The judge asked, "Are you sure it is he, and how do you know?"
She answered, "Yes, I remember. He took the bracelet from my arm and I looked into his face."
"Did the other four rob you also?" asked the judge.
The woman answered, "I do not know."
But the judge said, "The man who you say is a robber, seems not like one to me. His face is kind and gentle. I cannot decide according to your testimony. I know of but one way to find out, and we shall soon know the truth in this matter. My elephant shall be brought in to examine the men. Those who are not guilty need have no fear."
Four of the men looked glad.
They were stripped and stood almost naked before the judge and the law, and the elephant was brought in.
Then the judge said to the elephant, "Examine these men and tell us which is the robber." The elephant touched with his trunk each of the five accused men, from his head to his feet.
And the white-haired man and the three others stood still and laughed at the elephant with happy faces, for they knew in their hearts they were not guilty and they thought the elephant knew. But the fifth man shivered with fear and his face changed to many colours. While the elephant was examining him, the judge said, "Do your duty," and rapped loudly. The elephant knocked him softly with his trunk, and he confessed at once.
Then the judge said to the four guiltless men, "You may go." And to the woman he said, "Be careful whom you accuse." Then he said to the elephant, "Food and water are waiting for you. I hope you may live a long time and help me to judge wisely."
After this many wise men who were not superstitious went to the judge and said:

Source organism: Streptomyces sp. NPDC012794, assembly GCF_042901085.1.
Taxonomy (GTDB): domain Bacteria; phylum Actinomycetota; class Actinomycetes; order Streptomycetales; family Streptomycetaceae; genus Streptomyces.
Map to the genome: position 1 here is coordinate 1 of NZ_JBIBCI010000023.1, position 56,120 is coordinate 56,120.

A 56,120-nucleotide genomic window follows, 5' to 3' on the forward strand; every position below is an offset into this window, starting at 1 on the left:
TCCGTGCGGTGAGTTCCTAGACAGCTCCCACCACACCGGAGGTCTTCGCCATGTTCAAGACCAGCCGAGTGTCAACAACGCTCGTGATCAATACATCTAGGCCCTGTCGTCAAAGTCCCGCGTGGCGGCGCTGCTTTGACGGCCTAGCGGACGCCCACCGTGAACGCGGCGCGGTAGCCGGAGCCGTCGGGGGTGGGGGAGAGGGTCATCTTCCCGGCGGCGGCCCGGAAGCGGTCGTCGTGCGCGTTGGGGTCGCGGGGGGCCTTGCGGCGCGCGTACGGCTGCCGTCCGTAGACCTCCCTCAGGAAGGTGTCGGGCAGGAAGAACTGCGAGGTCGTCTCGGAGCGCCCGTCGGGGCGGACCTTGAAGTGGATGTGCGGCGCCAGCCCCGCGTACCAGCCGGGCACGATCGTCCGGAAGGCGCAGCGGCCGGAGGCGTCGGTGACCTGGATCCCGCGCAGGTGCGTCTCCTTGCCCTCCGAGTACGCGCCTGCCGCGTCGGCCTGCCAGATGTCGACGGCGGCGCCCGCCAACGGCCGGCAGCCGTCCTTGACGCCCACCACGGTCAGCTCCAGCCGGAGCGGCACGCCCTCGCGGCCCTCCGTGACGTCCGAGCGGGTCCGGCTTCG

"An elephant cannot read the heart and mind of man. How could an elephant read the heart of man, a thing which man, himself, cannot do? Please explain."
And Ko-Kio-Yong, the wise judge, laughed and said, "My elephant eats and drinks as other elephants do. It is a belief among our people that he can read the hearts of men. The honest believe it and have no fear if they have done no wrong. Thieves, on the other hand, get fearful and confess rather easily in front of him."
(Davis 1908, 181-84)
Master Chuang was walking in the mountains when he saw a huge tree, its branches and leaves thick and lush. A woodcutter paused by its side but made no move to cut it down. When Master Chuang asked the reason, he answered, " There's nothing it could be used for!"
Master Chuang said, "Because it is quite worthless to men like us, this tree is able to live out the years Heaven gave it."
Down from the mountain, the Master stopped for a night at the house of an old friend. Delighted at that, the friend ordered his son to kill a goose and prepare it. "One of the geese can cackle and the other cannot," said the son. "So which should I kill, dad?"
"The one that cannot cackle," said his dad, the host.
Next day Master Chuang's disciples questioned him. "The tree you know, got to live to a full, reap age because it seems worthless. The goose gets killed for a similar thing. What position should you take in that case, Master?"
Master Chuang laughed, saying, "I would say about halfway between those poles apart - between worth and worthlessness, in all likelihood. But even if "halfway" might seem a good position, you do not get away from trouble there.
Another thing would be to climb up on the Way (Tao) - that is different! There go drifting and wandering, neither praised nor damned, shifting a bit with the times, taking grand harmony (Tao) for your measure. Then, could you get into any trouble?"
(Zhuangzi. See Watson 1968, 209-10. Retold)